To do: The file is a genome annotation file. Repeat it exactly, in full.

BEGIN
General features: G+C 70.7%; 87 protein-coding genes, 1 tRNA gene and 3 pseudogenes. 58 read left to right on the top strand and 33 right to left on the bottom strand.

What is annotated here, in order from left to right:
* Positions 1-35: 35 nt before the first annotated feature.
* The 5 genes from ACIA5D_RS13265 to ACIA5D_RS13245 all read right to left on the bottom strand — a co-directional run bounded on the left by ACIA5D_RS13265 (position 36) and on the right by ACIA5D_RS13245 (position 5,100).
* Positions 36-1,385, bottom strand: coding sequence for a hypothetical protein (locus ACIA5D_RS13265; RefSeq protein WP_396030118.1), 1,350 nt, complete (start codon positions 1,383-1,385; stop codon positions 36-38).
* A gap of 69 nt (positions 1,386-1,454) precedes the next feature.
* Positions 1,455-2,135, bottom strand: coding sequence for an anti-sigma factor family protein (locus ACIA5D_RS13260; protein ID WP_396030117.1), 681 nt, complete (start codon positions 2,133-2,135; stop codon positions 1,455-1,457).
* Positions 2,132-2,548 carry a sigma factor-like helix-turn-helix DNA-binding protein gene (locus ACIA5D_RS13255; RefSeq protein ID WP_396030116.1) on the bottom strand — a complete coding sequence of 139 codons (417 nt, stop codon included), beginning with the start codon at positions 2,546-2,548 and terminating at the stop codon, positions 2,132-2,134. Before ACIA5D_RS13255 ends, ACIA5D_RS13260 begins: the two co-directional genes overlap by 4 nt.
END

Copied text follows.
General features: G+C 70.7%; 87 protein-coding genes, 1 tRNA gene and 3 pseudogenes. 58 read left to right on the top strand and 33 right to left on the bottom strand.

What is annotated here, in order from left to right:
* Positions 1-35: 35 nt before the first annotated feature.
* The 5 genes from ACIA5D_RS13265 to ACIA5D_RS13245 all read right to left on the bottom strand — a co-directional run bounded on the left by ACIA5D_RS13265 (position 36) and on the right by ACIA5D_RS13245 (position 5,100).
* Positions 36-1,385, bottom strand: coding sequence for a hypothetical protein (locus ACIA5D_RS13265; RefSeq protein WP_396030118.1), 1,350 nt, complete (start codon positions 1,383-1,385; stop codon positions 36-38).
* A gap of 69 nt (positions 1,386-1,454) precedes the next feature.
* Positions 1,455-2,135, bottom strand: coding sequence for an anti-sigma factor family protein (locus ACIA5D_RS13260; protein ID WP_396030117.1), 681 nt, complete (start codon positions 2,133-2,135; stop codon positions 1,455-1,457).
* Positions 2,132-2,548 carry a sigma factor-like helix-turn-helix DNA-binding protein gene (locus ACIA5D_RS13255; RefSeq protein ID WP_396030116.1) on the bottom strand — a complete coding sequence of 139 codons (417 nt, stop codon included), beginning with the start codon at positions 2,546-2,548 and terminating at the stop codon, positions 2,132-2,134. Before ACIA5D_RS13255 ends, ACIA5D_RS13260 begins: the two co-directional genes overlap by 4 nt.